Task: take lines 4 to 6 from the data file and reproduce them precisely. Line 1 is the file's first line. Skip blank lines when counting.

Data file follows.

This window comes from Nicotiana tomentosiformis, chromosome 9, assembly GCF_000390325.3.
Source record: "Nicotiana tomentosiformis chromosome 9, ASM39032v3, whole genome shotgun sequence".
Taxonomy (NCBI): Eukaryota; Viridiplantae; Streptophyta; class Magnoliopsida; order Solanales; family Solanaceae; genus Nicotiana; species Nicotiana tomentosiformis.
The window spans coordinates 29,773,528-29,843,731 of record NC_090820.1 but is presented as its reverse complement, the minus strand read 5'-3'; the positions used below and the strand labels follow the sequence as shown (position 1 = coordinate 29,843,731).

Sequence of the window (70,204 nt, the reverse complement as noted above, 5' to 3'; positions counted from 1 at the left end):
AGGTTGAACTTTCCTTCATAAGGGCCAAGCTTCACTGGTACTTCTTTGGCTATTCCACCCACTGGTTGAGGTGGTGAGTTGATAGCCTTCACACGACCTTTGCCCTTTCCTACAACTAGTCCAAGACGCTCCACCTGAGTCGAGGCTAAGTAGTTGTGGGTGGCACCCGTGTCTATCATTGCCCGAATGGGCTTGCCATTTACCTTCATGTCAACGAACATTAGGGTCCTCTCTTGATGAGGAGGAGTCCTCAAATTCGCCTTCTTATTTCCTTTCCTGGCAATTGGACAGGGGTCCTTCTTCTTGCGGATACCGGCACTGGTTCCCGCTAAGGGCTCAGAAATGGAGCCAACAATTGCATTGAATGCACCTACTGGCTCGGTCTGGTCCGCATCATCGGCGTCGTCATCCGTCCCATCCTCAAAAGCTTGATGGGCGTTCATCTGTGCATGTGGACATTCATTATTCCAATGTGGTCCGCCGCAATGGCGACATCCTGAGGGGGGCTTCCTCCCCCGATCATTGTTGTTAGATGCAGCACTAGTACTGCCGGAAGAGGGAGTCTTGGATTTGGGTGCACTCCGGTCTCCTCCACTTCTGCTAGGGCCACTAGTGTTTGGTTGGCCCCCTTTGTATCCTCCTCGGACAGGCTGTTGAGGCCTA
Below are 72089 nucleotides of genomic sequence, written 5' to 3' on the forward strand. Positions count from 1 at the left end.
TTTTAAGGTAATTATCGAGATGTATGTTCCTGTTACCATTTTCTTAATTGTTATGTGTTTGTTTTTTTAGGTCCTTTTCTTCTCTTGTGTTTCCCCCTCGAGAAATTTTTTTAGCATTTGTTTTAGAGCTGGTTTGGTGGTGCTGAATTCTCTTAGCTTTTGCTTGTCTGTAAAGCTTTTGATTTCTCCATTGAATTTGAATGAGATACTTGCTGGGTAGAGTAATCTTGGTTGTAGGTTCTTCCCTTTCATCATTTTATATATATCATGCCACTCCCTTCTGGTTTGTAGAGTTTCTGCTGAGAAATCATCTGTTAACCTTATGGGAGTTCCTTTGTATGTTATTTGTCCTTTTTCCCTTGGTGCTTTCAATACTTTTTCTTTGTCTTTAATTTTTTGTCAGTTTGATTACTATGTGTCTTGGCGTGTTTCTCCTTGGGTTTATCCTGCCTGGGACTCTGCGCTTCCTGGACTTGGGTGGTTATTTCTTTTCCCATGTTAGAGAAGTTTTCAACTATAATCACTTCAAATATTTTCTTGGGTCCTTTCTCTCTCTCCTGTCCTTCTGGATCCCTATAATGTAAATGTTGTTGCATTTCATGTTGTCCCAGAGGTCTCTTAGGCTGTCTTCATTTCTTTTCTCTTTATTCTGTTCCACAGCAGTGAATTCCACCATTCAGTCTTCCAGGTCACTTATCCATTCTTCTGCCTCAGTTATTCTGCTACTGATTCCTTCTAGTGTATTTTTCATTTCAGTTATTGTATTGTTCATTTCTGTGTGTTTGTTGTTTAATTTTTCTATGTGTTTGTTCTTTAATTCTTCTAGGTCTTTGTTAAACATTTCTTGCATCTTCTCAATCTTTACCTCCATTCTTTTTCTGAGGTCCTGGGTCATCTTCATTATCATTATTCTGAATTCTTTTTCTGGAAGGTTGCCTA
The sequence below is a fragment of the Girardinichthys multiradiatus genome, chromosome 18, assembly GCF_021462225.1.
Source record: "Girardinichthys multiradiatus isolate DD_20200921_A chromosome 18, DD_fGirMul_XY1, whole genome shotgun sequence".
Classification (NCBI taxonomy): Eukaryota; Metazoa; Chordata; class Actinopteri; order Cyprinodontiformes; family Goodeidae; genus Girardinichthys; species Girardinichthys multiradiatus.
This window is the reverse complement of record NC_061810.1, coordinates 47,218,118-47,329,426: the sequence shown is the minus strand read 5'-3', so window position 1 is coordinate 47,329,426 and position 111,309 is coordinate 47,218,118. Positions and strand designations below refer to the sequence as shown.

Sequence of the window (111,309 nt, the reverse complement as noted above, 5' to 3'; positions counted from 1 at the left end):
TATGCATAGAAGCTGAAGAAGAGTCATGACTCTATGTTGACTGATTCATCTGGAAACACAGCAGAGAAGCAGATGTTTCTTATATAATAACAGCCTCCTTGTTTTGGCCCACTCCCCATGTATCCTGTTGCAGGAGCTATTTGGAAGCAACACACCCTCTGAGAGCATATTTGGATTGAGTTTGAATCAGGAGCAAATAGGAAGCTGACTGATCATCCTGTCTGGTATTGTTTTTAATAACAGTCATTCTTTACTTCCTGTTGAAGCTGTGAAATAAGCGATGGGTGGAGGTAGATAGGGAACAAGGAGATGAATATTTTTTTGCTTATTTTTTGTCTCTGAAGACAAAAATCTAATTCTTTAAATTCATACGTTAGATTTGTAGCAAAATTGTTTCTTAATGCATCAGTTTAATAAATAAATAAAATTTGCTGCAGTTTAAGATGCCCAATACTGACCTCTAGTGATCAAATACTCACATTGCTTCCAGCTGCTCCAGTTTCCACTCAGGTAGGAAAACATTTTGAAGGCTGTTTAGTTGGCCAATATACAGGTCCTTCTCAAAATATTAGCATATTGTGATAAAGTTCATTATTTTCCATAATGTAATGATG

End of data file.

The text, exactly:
The window spans coordinates 29,773,528-29,843,731 of record NC_090820.1 but is presented as its reverse complement, the minus strand read 5'-3'; the positions used below and the strand labels follow the sequence as shown (position 1 = coordinate 29,843,731).

Sequence of the window (70,204 nt, the reverse complement as noted above, 5' to 3'; positions counted from 1 at the left end):
AGGTTGAACTTTCCTTCATAAGGGCCAAGCTTCACTGGTACTTCTTTGGCTATTCCACCCACTGGTTGAGGTGGTGAGTTGATAGCCTTCACACGACCTTTGCCCTTTCCTACAACTAGTCCAAGACGCTCCACCTGAGTCGAGGCTAAGTAGTTGTGGGTGGCACCCGTGTCTATCATTGCCCGAATGGGCTTGCCATTTACCTTCATGTCAACGAACATTAGGGTCCTCTCTTGATGAGGAGGAGTCCTCAAATTCGCCTTCTTATTTCCTTTCCTGGCAATTGGACAGGGGTCCTTCTTCTTGCGGATACCGGCACTGGTTCCCGCTAAGGGCTCAGAAATGGAGCCAACAATTGCATTGAATGCACCTACTGGCTCGGTCTGGTCCGCATCATCGGCGTCGTCATCCGTCCCATCCTCAAAAGCTTGATGGGCGTTCATCTGTGCATGTGGACATTCATTATTCCAATGTGGTCCGCCGCAATGGCGACATCCTGAGGGGGGCTTCCTCCCCCGATCATTGTTGTTAGATGCAGCACTAGTACTGCCGGAAGAGGGAGTCTTGGATTTGGGTGCACTCCGGTCTCCTCCACTTCTGCTAGGGCCACTAGTGTTTGGTTGGCCCCCTTTGTATCCTCCTCGGACAGGCTGTTGAGGCCTA